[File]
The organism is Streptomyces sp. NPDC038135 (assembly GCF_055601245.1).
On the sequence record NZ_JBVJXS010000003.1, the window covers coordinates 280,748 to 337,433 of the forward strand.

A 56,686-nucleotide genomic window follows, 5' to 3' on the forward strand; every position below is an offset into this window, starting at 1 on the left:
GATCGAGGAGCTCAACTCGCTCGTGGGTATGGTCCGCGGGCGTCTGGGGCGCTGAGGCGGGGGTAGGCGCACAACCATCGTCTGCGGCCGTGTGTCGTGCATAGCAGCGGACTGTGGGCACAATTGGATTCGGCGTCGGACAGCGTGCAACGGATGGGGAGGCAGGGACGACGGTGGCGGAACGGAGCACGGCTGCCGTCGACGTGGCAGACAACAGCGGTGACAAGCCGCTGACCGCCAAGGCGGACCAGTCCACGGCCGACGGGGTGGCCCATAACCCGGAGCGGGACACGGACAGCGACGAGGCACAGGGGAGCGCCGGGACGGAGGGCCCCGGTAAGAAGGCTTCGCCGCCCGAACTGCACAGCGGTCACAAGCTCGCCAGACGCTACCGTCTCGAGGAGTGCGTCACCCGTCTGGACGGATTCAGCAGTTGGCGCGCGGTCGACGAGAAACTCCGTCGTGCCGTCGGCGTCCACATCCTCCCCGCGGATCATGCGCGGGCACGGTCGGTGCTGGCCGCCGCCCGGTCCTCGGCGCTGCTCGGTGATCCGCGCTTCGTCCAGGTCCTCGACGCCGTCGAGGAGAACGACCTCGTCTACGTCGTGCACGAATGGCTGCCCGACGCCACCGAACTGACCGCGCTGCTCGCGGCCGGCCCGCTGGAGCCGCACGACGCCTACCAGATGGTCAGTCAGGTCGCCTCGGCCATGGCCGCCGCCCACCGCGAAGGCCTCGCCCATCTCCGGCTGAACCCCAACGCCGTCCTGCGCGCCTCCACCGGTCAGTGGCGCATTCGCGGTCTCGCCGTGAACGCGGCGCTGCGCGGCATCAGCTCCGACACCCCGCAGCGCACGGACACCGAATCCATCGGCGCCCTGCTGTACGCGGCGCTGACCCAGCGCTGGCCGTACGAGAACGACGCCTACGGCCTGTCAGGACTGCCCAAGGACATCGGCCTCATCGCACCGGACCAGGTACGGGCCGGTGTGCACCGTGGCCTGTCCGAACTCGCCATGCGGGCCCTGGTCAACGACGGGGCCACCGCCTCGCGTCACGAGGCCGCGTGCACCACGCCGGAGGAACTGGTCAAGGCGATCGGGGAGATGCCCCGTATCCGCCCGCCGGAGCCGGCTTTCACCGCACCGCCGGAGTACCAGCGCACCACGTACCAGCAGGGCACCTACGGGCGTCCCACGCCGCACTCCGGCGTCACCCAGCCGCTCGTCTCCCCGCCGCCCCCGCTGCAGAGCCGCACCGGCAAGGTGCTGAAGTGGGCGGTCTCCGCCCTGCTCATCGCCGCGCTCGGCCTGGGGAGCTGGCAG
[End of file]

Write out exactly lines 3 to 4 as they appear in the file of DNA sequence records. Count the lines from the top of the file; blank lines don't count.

A 56,686-nucleotide genomic window follows, 5' to 3' on the forward strand; every position below is an offset into this window, starting at 1 on the left:
GATCGAGGAGCTCAACTCGCTCGTGGGTATGGTCCGCGGGCGTCTGGGGCGCTGAGGCGGGGGTAGGCGCACAACCATCGTCTGCGGCCGTGTGTCGTGCATAGCAGCGGACTGTGGGCACAATTGGATTCGGCGTCGGACAGCGTGCAACGGATGGGGAGGCAGGGACGACGGTGGCGGAACGGAGCACGGCTGCCGTCGACGTGGCAGACAACAGCGGTGACAAGCCGCTGACCGCCAAGGCGGACCAGTCCACGGCCGACGGGGTGGCCCATAACCCGGAGCGGGACACGGACAGCGACGAGGCACAGGGGAGCGCCGGGACGGAGGGCCCCGGTAAGAAGGCTTCGCCGCCCGAACTGCACAGCGGTCACAAGCTCGCCAGACGCTACCGTCTCGAGGAGTGCGTCACCCGTCTGGACGGATTCAGCAGTTGGCGCGCGGTCGACGAGAAACTCCGTCGTGCCGTCGGCGTCCACATCCTCCCCGCGGATCATGCGCGGGCACGGTCGGTGCTGGCCGCCGCCCGGTCCTCGGCGCTGCTCGGTGATCCGCGCTTCGTCCAGGTCCTCGACGCCGTCGAGGAGAACGACCTCGTCTACGTCGTGCACGAATGGCTGCCCGACGCCACCGAACTGACCGCGCTGCTCGCGGCCGGCCCGCTGGAGCCGCACGACGCCTACCAGATGGTCAGTCAGGTCGCCTCGGCCATGGCCGCCGCCCACCGCGAAGGCCTCGCCCATCTCCGGCTGAACCCCAACGCCGTCCTGCGCGCCTCCACCGGTCAGTGGCGCATTCGCGGTCTCGCCGTGAACGCGGCGCTGCGCGGCATCAGCTCCGACACCCCGCAGCGCACGGACACCGAATCCATCGGCGCCCTGCTGTACGCGGCGCTGACCCAGCGCTGGCCGTACGAGAACGACGCCTACGGCCTGTCAGGACTGCCCAAGGACATCGGCCTCATCGCACCGGACCAGGTACGGGCCGGTGTGCACCGTGGCCTGTCCGAACTCGCCATGCGGGCCCTGGTCAACGACGGGGCCACCGCCTCGCGTCACGAGGCCGCGTGCACCACGCCGGAGGAACTGGTCAAGGCGATCGGGGAGATGCCCCGTATCCGCCCGCCGGAGCCGGCTTTCACCGCACCGCCGGAGTACCAGCGCACCACGTACCAGCAGGGCACCTACGGGCGTCCCACGCCGCACTCCGGCGTCACCCAGCCGCTCGTCTCCCCGCCGCCCCCGCTGCAGAGCCGCACCGGCAAGGTGCTGAAGTGGGCGGTCTCCGCCCTGCTCATCGCCGCGCTCGGCCTGGGGAGCTGGCAG